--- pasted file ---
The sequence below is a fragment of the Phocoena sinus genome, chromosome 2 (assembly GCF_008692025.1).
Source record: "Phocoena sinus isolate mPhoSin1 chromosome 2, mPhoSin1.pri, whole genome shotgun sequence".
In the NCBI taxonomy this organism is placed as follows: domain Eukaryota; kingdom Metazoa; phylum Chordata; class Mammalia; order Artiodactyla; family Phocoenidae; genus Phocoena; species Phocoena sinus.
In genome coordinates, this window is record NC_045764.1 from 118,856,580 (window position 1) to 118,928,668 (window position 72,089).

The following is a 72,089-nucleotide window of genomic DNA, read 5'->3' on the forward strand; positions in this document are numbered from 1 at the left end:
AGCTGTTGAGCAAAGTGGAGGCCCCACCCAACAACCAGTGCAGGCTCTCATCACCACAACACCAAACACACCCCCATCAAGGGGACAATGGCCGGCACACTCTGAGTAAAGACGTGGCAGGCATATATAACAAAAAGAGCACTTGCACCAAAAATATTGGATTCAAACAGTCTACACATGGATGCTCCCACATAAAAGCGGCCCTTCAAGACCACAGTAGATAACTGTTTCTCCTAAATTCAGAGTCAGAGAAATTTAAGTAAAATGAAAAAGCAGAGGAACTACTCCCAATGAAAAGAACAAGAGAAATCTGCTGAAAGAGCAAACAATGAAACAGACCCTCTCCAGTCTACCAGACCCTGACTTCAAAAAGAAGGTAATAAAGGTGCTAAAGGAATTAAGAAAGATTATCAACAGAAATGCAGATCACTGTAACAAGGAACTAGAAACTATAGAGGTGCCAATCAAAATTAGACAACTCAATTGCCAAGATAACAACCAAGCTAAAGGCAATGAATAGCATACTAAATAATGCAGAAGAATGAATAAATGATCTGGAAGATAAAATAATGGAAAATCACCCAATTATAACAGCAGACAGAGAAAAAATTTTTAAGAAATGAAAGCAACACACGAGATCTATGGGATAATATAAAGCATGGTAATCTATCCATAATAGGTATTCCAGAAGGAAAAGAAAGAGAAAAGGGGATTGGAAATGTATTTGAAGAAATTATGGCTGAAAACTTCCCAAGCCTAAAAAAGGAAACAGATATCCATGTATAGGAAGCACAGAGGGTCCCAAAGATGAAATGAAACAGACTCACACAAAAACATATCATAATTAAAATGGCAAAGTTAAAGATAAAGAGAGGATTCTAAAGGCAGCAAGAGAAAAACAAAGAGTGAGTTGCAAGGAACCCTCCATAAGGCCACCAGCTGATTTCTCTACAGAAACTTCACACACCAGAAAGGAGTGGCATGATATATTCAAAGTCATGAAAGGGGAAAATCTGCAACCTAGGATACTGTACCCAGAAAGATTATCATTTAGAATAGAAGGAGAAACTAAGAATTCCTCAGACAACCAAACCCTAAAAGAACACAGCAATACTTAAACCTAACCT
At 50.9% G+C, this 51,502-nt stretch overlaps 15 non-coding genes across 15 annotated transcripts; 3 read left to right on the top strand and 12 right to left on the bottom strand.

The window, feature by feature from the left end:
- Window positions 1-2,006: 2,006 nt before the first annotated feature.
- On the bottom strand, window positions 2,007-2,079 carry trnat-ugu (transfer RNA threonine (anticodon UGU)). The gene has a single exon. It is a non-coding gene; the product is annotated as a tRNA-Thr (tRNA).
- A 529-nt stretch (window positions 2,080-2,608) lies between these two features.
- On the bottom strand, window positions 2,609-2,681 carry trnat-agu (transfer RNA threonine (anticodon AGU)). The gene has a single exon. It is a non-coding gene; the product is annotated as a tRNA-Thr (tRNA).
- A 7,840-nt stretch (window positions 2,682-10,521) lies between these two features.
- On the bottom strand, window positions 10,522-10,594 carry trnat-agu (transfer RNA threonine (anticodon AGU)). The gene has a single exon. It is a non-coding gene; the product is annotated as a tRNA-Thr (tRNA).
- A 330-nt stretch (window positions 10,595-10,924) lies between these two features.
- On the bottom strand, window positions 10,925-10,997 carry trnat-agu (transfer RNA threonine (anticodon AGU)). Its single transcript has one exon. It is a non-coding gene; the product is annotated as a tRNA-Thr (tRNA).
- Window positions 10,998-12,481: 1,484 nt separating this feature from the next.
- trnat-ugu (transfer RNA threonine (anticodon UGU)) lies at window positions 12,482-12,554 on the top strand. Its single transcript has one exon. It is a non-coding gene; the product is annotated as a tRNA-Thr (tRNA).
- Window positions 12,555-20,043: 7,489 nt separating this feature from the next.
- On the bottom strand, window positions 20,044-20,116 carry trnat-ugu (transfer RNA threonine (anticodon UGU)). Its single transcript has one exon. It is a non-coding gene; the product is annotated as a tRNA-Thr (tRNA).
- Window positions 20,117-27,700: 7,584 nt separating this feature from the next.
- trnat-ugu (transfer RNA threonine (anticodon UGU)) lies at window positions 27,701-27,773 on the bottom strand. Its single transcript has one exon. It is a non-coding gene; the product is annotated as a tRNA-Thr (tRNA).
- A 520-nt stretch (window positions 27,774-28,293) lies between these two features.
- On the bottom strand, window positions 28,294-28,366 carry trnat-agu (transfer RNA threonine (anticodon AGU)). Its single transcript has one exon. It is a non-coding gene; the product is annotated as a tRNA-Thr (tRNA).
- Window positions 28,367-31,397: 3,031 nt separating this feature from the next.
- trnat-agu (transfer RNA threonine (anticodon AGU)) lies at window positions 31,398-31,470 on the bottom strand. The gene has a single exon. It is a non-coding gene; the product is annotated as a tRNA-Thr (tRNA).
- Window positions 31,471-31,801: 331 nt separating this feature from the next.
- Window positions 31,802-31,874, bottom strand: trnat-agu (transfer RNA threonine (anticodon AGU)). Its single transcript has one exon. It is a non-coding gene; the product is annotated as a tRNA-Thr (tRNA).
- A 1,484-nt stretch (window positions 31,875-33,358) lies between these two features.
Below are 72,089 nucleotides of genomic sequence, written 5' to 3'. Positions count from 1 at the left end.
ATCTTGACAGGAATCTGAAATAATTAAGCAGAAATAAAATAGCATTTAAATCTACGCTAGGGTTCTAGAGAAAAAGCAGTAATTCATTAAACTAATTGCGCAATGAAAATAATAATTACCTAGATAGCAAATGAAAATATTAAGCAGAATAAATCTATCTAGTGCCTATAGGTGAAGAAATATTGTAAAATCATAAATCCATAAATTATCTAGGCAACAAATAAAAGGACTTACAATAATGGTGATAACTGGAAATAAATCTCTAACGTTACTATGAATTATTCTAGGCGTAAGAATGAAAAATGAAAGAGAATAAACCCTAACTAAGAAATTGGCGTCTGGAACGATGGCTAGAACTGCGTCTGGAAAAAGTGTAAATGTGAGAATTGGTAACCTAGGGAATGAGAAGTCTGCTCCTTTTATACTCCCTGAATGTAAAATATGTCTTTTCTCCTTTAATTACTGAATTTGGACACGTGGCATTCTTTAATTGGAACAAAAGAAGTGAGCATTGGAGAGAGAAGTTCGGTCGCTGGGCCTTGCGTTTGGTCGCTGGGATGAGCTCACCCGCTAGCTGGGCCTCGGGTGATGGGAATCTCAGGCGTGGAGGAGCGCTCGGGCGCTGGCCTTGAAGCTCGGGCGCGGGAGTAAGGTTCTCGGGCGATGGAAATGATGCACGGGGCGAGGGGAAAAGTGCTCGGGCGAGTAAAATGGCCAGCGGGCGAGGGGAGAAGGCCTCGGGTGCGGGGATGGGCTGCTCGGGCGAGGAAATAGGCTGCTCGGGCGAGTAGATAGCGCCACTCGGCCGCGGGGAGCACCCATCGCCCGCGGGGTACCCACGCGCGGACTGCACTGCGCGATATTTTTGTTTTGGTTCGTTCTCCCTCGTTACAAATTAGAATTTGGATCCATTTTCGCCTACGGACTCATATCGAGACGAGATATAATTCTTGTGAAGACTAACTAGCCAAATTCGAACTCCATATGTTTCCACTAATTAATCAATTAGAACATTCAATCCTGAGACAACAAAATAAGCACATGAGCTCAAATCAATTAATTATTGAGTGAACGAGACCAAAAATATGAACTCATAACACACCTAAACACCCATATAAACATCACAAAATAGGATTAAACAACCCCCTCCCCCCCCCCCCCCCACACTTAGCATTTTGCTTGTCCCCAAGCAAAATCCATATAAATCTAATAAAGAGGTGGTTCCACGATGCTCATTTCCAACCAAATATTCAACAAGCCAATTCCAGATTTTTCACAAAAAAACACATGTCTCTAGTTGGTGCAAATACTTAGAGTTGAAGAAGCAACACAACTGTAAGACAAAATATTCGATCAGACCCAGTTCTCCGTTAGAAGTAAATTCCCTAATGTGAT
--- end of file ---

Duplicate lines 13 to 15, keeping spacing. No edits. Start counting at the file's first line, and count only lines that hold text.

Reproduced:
- A 7,840-nt stretch (window positions 2,682-10,521) lies between these two features.
- On the bottom strand, window positions 10,522-10,594 carry trnat-agu (transfer RNA threonine (anticodon AGU)). The gene has a single exon. It is a non-coding gene; the product is annotated as a tRNA-Thr (tRNA).
- A 330-nt stretch (window positions 10,595-10,924) lies between these two features.